Dealing with the Siege Mentality among Muslims
By Farish A Noor
This is a rather personal note about how I often have to deal with rather silly and sometimes offensive comments whenever I post or write any column on normative Islam in the contemporary world. I do not hide the fact that I am and have always been against the death penalty, corporal/physical punishment, torture, detention without trial and all manner of human rights abuses, be they carried out in the name of civil/secular or religious laws and customs. But whenever it comes to writing about Hudud punishments in the modern Muslim world, I often get the same backlash from conservatives who offer some of the most trivial justifications they can think of. They tend to come in the following categories:
1. The death penalty/torture/physical punishments are religiously-sanctioned and cannot be questioned;
2. You dont know anything about Islam;
3. You are not a Muslim (even worse);
4. You dont understand Islam, if you did you will see how these punishments are like a bed of roses, etc, etc.
Now frankly all these arguments or pseudo-arguments are just a pile of tosh and they dont really amount to anything. It is pathetic and self-defeating for Muslims to claim that Muslim society and normative standards of sociability have not evolved over the past 1,400 years. It is equally silly to claim that there is no need to interpret law in the modern context (when even secular civil law is constantly being revised). And it is nonsense to claim that only ‘experts’ and ‘moral guardians’ can talk about faith and religious normativity.
For we are discussing norms of social behaviour here, which are contingent, historic and variable factors that require social analysis, not sanctimonious sermonising.
Allow me to illustrate this point with an aside:
Some years ago I got into a rather stupid, heated and prolonged debate with some Hindu fundamentalists who did not like the fact that I supported the work of the Hindu scholar Professor Arvind Sharma who was based at McGill University. Prof Sharma’s work on caste and the meaning of the caste system in the modern context was illuminating for me, as he had offered his own interpretation of caste as states of mind, rather than social classes that were hierarchical and exclusive. In his opinion, the caste system was to be understood as various complementary states of existence and being; and that one could be a Brahmin, Ksatriya, Vaisha all at the same time, depending on one’s mode of relating with the world. This revolutionised the concept of caste and was meant to be a modern way of deconstructing the social barriers of caste in conservative societies such as we find in many parts of India today.
For his efforts, Prof Sharma was denounced as a ‘traitor’ to Hinduism by conservative Hindu fundamentalists, who like their other religious counterparts claimed that Hinduism was perfect and did not need to be reformed; that Hindu society had not evolved in 4,000 years; and that only ‘experts’ could speak and write about Hinduism.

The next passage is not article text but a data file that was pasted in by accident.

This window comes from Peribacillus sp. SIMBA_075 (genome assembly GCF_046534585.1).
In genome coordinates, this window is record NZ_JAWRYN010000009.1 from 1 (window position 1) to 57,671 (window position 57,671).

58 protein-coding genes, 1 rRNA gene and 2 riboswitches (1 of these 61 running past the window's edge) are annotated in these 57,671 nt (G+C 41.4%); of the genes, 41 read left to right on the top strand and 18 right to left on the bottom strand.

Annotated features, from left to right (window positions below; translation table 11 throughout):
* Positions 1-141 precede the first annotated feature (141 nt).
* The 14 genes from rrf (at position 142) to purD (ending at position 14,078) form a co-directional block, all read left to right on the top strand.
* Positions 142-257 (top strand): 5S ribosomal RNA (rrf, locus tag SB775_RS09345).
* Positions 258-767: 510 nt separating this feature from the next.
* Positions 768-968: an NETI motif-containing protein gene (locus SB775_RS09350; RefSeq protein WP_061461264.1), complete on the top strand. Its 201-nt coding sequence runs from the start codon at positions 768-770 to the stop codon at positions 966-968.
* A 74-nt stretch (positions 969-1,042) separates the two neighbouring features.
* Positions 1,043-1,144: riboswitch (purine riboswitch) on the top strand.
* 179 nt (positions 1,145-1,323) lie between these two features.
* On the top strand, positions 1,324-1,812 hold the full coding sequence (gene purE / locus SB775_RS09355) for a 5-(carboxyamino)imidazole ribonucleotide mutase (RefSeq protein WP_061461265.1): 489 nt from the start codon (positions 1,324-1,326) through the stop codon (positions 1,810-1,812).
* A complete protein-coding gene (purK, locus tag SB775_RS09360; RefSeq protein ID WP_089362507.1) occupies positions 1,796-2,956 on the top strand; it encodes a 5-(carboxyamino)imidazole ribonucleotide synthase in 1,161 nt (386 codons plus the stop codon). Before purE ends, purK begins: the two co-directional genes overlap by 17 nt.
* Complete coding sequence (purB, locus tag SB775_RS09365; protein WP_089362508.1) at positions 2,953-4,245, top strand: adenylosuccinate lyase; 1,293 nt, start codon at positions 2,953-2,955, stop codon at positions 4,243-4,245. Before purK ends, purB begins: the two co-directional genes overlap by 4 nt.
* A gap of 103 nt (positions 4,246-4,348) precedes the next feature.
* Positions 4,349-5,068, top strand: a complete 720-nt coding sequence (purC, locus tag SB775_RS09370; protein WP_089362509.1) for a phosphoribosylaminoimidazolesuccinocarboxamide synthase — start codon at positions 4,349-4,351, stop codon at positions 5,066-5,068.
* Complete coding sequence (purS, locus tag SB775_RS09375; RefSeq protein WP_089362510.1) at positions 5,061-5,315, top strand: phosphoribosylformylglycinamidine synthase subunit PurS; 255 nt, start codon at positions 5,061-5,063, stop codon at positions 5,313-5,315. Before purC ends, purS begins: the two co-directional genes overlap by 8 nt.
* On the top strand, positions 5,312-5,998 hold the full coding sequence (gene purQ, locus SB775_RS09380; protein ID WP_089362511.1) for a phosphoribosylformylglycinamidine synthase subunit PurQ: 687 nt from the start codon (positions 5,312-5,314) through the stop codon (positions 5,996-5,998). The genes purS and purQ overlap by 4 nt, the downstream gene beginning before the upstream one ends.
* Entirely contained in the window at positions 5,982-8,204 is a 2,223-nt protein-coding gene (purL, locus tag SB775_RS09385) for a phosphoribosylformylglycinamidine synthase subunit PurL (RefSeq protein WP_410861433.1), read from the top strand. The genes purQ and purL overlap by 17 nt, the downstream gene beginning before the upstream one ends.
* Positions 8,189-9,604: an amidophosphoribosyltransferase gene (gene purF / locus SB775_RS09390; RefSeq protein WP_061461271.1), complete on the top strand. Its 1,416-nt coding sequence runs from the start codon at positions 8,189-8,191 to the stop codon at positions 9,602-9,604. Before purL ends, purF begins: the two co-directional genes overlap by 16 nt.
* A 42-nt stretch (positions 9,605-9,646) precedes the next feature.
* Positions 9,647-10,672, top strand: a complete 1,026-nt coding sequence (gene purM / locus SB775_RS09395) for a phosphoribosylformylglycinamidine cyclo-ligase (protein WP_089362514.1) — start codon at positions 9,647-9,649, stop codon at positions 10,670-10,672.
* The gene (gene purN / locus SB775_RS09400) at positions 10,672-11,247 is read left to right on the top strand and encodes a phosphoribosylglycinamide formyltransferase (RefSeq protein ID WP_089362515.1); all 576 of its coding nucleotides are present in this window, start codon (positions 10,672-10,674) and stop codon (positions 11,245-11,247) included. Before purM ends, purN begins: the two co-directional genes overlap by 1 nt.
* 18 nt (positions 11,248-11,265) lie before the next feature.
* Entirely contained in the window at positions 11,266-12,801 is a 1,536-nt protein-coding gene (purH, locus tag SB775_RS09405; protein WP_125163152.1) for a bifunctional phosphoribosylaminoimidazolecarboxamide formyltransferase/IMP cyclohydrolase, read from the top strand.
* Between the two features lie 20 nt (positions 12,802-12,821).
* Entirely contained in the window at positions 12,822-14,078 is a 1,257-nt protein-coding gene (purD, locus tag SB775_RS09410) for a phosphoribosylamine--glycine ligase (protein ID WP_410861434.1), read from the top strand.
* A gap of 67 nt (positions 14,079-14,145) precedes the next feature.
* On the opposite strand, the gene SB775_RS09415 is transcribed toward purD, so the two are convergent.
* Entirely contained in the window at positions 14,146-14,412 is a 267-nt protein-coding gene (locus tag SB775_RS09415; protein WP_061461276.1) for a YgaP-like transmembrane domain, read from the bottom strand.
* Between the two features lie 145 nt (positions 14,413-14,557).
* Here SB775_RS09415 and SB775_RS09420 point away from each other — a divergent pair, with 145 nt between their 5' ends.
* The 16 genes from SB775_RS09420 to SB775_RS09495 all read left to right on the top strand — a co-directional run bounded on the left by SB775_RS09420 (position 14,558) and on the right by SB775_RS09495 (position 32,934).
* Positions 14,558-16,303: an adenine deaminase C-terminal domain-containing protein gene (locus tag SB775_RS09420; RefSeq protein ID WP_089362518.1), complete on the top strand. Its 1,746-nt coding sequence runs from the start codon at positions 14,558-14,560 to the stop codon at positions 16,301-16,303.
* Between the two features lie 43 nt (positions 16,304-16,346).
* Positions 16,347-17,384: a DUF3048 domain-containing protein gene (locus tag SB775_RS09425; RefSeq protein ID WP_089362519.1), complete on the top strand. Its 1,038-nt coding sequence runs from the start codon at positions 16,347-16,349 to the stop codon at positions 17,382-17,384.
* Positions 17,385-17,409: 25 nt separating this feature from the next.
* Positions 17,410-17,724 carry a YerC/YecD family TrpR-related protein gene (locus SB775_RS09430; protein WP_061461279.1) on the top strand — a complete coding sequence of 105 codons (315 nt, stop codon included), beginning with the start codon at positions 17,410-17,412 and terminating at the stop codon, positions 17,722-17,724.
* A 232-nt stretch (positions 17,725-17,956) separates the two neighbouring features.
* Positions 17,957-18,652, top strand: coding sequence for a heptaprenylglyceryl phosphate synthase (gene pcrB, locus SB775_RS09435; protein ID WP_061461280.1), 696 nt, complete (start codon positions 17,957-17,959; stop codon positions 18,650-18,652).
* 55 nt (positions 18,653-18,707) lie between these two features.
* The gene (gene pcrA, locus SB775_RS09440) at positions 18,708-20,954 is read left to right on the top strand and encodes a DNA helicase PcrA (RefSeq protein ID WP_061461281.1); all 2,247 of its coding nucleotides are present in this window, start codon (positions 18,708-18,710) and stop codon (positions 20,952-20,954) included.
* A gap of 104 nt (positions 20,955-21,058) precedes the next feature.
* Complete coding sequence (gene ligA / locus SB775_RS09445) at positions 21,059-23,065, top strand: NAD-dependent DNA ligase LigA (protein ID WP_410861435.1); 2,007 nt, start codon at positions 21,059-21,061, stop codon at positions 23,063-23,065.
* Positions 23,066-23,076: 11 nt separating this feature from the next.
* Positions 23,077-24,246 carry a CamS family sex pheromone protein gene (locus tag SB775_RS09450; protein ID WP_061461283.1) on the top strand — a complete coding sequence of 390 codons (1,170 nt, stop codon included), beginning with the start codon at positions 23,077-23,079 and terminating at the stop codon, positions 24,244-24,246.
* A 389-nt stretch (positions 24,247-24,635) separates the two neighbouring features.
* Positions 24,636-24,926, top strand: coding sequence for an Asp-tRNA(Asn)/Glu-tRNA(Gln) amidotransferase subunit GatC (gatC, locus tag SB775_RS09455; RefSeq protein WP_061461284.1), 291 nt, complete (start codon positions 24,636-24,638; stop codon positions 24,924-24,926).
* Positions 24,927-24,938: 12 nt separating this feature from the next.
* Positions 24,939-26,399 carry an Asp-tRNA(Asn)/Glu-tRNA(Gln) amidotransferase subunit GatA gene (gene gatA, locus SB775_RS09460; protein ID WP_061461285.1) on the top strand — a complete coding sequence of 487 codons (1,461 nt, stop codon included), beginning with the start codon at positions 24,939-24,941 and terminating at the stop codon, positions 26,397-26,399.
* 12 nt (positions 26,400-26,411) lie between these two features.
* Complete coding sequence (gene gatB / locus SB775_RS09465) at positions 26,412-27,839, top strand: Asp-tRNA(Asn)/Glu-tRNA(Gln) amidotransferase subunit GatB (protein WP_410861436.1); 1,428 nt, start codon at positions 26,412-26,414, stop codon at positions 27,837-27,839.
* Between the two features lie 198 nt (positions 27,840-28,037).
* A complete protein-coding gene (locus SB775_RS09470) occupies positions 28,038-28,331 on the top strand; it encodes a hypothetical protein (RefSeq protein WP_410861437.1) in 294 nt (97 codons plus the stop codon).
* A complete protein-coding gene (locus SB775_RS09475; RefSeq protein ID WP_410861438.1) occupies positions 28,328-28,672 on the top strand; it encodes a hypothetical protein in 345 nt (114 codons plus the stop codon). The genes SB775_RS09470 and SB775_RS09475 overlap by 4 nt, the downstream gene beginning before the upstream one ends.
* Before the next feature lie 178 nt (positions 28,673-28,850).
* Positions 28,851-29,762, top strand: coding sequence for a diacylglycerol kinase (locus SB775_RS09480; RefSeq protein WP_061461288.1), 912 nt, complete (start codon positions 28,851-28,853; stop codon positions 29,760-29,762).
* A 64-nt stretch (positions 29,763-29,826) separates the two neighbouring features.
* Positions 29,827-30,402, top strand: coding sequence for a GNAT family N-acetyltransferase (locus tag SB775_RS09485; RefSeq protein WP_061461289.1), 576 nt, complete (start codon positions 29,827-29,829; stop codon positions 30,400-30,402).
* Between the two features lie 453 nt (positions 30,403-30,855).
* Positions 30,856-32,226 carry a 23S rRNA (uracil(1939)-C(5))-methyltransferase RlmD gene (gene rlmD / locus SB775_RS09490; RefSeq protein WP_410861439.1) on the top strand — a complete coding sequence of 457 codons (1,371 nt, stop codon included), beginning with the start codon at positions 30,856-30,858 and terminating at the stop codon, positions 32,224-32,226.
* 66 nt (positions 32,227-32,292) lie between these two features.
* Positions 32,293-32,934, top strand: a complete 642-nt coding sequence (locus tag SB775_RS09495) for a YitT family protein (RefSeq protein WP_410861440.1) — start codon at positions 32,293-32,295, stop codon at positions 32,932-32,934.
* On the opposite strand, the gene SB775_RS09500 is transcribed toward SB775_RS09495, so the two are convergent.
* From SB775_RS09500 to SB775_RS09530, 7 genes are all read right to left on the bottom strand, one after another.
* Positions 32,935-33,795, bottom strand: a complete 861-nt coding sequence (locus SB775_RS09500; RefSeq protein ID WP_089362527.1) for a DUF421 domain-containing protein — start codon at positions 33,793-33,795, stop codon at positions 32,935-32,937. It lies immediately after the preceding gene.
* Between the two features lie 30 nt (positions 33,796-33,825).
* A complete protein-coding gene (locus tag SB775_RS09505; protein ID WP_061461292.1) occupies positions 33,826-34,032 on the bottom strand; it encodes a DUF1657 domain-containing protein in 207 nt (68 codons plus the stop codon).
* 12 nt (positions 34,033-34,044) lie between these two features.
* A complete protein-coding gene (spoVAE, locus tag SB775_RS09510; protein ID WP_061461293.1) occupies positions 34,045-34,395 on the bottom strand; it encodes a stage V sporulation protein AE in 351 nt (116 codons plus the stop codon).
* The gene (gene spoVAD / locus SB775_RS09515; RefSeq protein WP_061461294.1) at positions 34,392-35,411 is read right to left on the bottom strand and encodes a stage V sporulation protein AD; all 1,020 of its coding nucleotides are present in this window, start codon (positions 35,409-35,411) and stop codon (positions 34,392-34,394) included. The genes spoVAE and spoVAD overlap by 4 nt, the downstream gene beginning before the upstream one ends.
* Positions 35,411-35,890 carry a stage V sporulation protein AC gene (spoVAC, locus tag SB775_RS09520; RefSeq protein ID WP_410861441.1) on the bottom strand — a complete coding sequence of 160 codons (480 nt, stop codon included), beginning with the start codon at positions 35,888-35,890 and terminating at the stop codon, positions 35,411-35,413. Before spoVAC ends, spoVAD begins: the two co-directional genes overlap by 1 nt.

For supporting the work of Prof Sharma, I was denounced by some Hindu fundamentalists as being a Hindu-hater and other nasty things too.
The point I am trying to make here is that understanding the real significance of religion and faith in the modern world requires going beyond scripture and textuality and looking at the lived social realities of the times. This implies taking a sociological-anthropological approach that also combines historical, political, psychological and economic analyses as well. It is only then that we can understand the meaning and import of faith in the modern world; and when we recognise that religion can be a lived reality for millions of people.
But this also means accepting that there is human agency as well as history at work, and that religion is not just about doctrine and texts or laws and rules, but also about the interaction of variable human subjectivities. Failure to do so means that we are left with little else save empty rituals and meaningless rules that do not explain who and what we are, and why we do the things we do in our faith practice. Ali Shariati, in his writing on the pilgrimage (Hajj) explained this when he described the hajj as a personal quest for salvation and self-reconstruction.
Today as we face the reality of political religion (be it Islam, Christianity, Hinduism or Buddhism) such a nuanced and intelligent understanding of religion and religiosity is required more than ever. The duty of the academic is to bring to the debate the tools of sociological, antropological and historical analyses he/she has at his/her disposal; and to expand the space of debate and understanding even further. To this end the academic has to help expand the space of public discourse on religion, rather than close it. In the process of doing so, however, we cannot allow the debate to be closed by close-minded people who can only rant about some ‘glorious age’ of the past that never existed, or worse still who wish to deny the primacy of human reason by claiming that individuals have no right to speak or comment. That road leads to intolerance, and religious fanaticism. Take that path and you’ll soon end up in Taliban-land, in the middle ages…